Iguana training

January 26th, 2017 by Hannah No comments »

From 13 to 23 January 2017, EcoProfessionals together with RAVON provided field training for St. Eustatius National Parks (STENAPA) staff, focusing on iguanas. St. Eustatius is one of the few islands that still supports the endangered Lesser Antillean Iguana, however it is at risk of hybridization from the invasive Green Iguana. In an effort to combat this, STENAPA requested training on iguana spotting, catching, handling, beading, PIT-tagging, and data management.

Intensive searches finally proved successful, when on the final day of fieldwork the team captured a hybrid iguana. While this was cause for a small celebration, searches must continue to prevent further hybridization of the native species. The iguana in question (see photos below) was the offspring of the native Lesser Antillean Iguana mixed with the invasive Green Iguana. The genes of the non-native Green Iguana are so strong that the species outcompetes the native species and eventually causes its extirpation. Key features to look for when identifying hybrids include: black bands on the tail, small bumps behind the neck, flattened/elongated head, longer spines, size and shape of scales along the jaw, and lighter colored patterns on the body.

Climbing trees is part of the job

Climbing trees is part of the job

Tim van Wagensveld (RAVON) demonstrates the best way to hold an iguana

Tim van Wagensveld (RAVON) demonstrates the best way to hold an iguana

Inspecting the iguana for mites and abnormalities

Inspecting the iguana for mites and abnormalities

Giving the iguana a unique colored bead combination for easy identification

Giving the iguana a unique colored bead combination for easy identification

Using the pole to catch iguanas is not as easy as it first seems

Using the pole to catch iguanas is not as easy as it first seems

Measuring a hatchling discovered during a night survey

Measuring a hatchling discovered during a night survey

The participants practiced their spotting skills in the field

The participants practiced their spotting skills in the field

Night surveys revealed many hatchlings and juveniles

Night surveys revealed many hatchlings and juveniles

Tim van Wagensveld and Thijs van den Burg with a captured hybrid iguana

Tim van Wagensveld and Thijs van den Burg with a captured hybrid iguana

Hybrid features include: flattened head, larger dewlap, unusual jaw scales, and a striped tail

Hybrid features include: flattened head, larger dewlap, unusual jaw scales, and a striped tail

 

The team with the captured hybrid

The team with the captured hybrid

 

 

 

 

Field practicum training, St. Eustatius

December 5th, 2016 by Hannah No comments »

November 2016, St. Eustatius

We were asked to provide assistance with a field practicum for ten students of the Sustainable Island Management minor from Van Hall Larenstein School of Applied Sciences (the Netherlands). The students spent two weeks on St. Eustatius and learned a wide variety of practical skills, from handling birds to underwater surveys.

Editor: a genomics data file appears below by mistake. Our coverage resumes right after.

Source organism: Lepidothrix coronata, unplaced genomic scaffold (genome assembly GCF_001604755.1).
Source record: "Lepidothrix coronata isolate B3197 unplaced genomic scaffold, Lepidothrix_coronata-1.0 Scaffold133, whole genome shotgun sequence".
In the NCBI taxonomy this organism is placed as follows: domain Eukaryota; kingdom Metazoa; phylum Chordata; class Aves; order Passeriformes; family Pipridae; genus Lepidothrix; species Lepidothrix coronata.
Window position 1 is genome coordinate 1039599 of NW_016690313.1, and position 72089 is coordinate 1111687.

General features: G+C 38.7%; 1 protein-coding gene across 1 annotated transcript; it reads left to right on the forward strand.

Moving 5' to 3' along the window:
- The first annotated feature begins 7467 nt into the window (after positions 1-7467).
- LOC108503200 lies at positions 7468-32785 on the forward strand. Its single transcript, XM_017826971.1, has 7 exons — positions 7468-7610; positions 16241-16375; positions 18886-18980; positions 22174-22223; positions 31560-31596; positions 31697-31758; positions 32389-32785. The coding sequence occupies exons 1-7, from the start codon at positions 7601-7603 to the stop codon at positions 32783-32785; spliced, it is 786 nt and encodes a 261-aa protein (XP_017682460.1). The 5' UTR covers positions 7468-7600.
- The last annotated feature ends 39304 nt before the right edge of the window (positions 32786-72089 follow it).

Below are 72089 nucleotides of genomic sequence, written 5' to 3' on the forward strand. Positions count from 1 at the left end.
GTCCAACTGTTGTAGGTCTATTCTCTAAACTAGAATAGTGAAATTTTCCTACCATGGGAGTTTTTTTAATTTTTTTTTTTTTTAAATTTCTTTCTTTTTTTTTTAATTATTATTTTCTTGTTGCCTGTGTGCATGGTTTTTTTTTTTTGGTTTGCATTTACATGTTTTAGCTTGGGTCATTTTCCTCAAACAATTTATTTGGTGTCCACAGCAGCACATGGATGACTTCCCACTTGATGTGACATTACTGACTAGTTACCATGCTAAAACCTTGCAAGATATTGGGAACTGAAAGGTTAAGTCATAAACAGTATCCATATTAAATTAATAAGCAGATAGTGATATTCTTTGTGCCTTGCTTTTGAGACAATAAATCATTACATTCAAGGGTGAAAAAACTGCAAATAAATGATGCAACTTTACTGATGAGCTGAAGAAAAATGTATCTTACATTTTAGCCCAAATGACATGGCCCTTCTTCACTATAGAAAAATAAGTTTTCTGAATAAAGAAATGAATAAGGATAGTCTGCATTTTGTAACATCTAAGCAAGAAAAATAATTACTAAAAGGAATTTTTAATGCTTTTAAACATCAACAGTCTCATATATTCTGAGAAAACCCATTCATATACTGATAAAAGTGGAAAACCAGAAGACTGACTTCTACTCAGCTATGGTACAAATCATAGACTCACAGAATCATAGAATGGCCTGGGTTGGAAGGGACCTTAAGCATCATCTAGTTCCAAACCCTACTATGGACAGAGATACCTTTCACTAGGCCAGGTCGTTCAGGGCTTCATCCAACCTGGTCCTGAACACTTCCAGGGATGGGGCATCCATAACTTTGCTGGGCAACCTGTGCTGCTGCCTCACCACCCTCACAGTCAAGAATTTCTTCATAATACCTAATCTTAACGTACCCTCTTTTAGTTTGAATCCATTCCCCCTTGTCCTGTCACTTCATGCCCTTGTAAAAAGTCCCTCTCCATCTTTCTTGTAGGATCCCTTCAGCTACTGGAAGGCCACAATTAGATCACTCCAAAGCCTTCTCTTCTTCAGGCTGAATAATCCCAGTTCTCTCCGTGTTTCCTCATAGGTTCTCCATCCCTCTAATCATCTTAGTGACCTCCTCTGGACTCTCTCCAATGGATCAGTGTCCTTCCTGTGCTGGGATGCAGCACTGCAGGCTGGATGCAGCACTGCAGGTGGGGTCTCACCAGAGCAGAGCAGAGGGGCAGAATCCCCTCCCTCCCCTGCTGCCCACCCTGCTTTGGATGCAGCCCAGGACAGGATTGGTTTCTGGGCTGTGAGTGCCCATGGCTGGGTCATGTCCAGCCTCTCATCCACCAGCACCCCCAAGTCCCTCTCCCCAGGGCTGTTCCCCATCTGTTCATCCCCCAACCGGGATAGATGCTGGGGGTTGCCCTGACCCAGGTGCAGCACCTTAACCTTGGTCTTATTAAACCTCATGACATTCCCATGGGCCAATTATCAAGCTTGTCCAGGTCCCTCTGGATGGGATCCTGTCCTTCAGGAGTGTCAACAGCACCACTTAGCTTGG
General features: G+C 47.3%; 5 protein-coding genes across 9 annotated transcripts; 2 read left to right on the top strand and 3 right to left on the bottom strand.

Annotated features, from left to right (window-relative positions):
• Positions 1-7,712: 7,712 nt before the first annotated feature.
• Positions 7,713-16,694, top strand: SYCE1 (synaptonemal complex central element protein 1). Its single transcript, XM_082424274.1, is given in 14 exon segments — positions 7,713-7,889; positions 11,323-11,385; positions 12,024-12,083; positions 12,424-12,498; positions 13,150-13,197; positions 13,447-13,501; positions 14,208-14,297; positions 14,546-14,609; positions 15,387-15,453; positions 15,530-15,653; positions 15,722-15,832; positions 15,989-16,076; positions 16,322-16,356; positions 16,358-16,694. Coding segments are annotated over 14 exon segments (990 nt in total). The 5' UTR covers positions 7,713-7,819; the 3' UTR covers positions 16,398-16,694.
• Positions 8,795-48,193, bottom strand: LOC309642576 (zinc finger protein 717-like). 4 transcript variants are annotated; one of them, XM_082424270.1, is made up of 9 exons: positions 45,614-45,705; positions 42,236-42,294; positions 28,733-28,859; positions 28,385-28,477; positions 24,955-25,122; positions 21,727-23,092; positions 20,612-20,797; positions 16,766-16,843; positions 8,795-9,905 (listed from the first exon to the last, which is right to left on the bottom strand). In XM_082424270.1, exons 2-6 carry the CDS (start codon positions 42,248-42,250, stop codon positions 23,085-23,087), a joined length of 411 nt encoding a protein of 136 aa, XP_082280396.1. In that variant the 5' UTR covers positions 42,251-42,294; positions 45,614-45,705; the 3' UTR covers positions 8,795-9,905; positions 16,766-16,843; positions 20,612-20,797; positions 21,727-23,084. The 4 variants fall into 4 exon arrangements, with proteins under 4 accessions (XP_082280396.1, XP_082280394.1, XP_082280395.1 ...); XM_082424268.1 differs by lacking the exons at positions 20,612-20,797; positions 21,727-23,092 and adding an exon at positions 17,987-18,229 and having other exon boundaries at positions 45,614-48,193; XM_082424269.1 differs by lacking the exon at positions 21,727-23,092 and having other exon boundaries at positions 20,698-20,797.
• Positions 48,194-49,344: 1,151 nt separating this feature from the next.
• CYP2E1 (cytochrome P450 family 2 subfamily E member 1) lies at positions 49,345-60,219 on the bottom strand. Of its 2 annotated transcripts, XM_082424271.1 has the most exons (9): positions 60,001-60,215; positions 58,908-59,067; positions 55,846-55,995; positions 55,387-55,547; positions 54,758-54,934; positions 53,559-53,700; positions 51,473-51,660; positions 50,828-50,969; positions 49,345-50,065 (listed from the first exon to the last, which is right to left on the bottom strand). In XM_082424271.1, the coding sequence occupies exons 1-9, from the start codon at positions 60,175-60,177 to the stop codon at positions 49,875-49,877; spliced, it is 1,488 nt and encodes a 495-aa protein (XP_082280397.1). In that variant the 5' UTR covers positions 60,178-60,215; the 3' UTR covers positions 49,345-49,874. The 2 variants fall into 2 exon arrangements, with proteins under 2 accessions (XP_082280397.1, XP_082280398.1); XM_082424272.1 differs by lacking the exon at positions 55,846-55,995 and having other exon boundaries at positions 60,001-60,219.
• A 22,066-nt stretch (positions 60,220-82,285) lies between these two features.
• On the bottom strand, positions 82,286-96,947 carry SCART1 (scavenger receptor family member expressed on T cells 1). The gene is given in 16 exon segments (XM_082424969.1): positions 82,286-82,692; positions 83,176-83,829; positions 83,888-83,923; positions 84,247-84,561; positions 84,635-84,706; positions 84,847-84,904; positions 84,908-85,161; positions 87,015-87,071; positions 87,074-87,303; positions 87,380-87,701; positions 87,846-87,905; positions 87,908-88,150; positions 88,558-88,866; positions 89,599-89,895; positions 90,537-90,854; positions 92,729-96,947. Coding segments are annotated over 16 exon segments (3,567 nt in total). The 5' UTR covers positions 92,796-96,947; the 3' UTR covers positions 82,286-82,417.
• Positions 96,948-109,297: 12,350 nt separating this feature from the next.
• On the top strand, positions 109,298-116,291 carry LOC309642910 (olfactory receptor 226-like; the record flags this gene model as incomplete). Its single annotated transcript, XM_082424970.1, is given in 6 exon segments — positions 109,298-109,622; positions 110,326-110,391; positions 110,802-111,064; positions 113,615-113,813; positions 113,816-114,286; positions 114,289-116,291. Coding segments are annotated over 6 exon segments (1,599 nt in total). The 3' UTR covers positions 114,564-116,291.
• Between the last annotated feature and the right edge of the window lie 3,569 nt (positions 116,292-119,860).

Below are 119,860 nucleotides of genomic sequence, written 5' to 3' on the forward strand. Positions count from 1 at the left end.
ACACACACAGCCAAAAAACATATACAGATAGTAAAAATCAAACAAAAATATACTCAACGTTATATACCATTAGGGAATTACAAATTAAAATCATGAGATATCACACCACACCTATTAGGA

The group inside the crater of the Quill

The group inside the crater of the Quill

We took the group on a guided hike up the Quill slopes and into the lush crater. During the hike we explained about the various kinds of research and monitoring that occur on Statia, such as excluders to monitor the impact of roaming goats in the park, and a population assessment of the Bridled Quail-dove.

Along the way we showed them many different species of plants and how these are usually visited by just one pollinator, highlighting how fragile this relationship can be should anything negatively impact the pollinator. Under rocks, we found a large tarantula, a tiny Johnstone’s whistling frog, and a variety of insects, worms and snails.

Hannah Madden (founder of Ecological Professionals) during the "field survey design" session

Terrestrial ecologist Hannah Madden explains about point counts and transects during the “field survey design” session

A morning session on field survey design was given by Hannah Madden, founder of Ecological Professionals Foundation. She explained why systematic field surveys are required, and gave a few examples of the different types of survey. Survey bias, and how to avoid this, was discussed.

Madden then split the group into pairs and asked them to design their own survey for a species/taxonomic group of their choice. They all presented their efforts and everyone in class was encourage to ask questions and give feedback.

Finally, Madden showed the students an example of terrestrial bird monitoring surveys from Statia, as well as some preliminary analysis of the dataset.

The students worked in pairs to design a field survey on a chosen species/taxa

The students worked in pairs to design a field survey on a chosen species/taxa

The students took it in turns to present their field survey on a chosen species/taxa

They then took it in turns to present their field survey on a chosen species/taxa

The students took it in turns to present their field survey on a chosen species/taxa

This one focused on Statia’s native Lesser Antillean Iguana